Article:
If most of the two movies' histrionics take place in the dining room, a communal room, the actual crimes are perpetrated upstairs in private. It is upstairs that Bigger Than Life's Ed attempts to murder Richie—a horrific act ultimately unconsummated—after a sermon at church makes him re-assess the biblical morality play of Abraham and Isaac in relation to his overblown appraisal of his family's flaws. Fire Walk With Me's Laura is not as fortunate as Richie; frequent nights are spent unsuccessfully resisting her father's sexual violations in her bedroom. Where Ray's antihero Ed self-medicates in an attempt to establish order, Lynch's far more sinister Leland can only impose order by drugging his wife and daughter in order to make them compliant. Leland's remorse eccentrically rears its head at ill-timed moments in which he bursts into tears. This symptom of the depravity which afflicts Leland is found much earlier in Ray's film, when Ed's newfound cure-all causes an hormonal imbalance which makes him burst into tears in the family den (a far more devastating sign of weakness in his present day, the 1950s), which he unsuccessfully tries to hide from his family.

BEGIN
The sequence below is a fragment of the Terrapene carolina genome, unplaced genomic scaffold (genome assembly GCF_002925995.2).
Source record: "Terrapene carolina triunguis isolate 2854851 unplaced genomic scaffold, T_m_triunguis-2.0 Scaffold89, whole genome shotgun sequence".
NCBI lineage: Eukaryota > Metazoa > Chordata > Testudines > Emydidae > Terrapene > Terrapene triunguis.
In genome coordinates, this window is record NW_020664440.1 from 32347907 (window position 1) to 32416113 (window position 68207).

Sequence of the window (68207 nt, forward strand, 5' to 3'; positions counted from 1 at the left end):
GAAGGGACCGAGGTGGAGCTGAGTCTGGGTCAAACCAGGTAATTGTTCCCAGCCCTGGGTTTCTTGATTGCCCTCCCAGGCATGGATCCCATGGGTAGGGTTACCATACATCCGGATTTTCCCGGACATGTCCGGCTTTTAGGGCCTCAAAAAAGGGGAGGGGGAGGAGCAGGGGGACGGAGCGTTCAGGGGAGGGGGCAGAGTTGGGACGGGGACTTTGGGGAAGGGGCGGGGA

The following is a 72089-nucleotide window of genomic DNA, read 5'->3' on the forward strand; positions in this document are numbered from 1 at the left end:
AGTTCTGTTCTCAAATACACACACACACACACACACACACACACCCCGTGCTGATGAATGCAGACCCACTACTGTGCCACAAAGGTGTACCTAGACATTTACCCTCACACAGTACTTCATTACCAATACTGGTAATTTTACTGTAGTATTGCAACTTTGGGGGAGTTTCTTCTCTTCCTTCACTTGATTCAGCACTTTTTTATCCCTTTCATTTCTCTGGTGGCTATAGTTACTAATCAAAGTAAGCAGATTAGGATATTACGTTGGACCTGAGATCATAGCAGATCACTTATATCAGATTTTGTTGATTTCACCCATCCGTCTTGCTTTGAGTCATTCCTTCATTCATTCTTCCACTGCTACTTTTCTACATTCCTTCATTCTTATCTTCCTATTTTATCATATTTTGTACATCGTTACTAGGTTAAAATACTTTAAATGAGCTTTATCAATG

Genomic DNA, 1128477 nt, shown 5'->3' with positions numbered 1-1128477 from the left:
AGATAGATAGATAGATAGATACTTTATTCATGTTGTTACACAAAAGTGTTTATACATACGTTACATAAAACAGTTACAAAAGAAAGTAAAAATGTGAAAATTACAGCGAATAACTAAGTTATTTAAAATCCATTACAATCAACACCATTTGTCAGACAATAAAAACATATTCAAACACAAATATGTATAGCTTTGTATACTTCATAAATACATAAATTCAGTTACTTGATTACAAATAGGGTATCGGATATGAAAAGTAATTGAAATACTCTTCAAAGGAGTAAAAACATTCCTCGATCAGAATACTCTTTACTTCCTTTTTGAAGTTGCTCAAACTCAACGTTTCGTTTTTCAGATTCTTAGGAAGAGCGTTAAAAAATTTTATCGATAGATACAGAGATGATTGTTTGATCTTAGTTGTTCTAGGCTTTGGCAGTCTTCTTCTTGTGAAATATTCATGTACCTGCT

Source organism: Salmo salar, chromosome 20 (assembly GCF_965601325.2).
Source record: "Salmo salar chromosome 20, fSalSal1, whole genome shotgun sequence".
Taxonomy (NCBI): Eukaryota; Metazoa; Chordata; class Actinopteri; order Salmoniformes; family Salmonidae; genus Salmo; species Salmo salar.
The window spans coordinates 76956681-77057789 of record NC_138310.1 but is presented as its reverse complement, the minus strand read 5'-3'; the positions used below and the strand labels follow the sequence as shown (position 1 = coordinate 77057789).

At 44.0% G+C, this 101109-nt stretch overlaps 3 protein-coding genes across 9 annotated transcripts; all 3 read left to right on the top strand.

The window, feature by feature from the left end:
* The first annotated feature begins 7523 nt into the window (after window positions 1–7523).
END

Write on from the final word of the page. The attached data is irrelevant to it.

Ultimately, Bigger Than Life and Twin Peaks: Fire Walk with Me find different conclusions to their similar investigations. Fire Walk with Me determines that suburbia is an excellent blind which the depraved can use as a refuge. Leland Palmer manipulates his surroundings to form a cover for his actions. Ed Avery's desire for grandiosity has him longing for an escape from the dull life in the suburbs and spurs his self-destructive addiction. Bigger Than Life assigns the deadening effects of secluding oneself in the suburbs as the causal factor in his family's near-destruction.
This is a revised version of a review first published on March 29, 2010.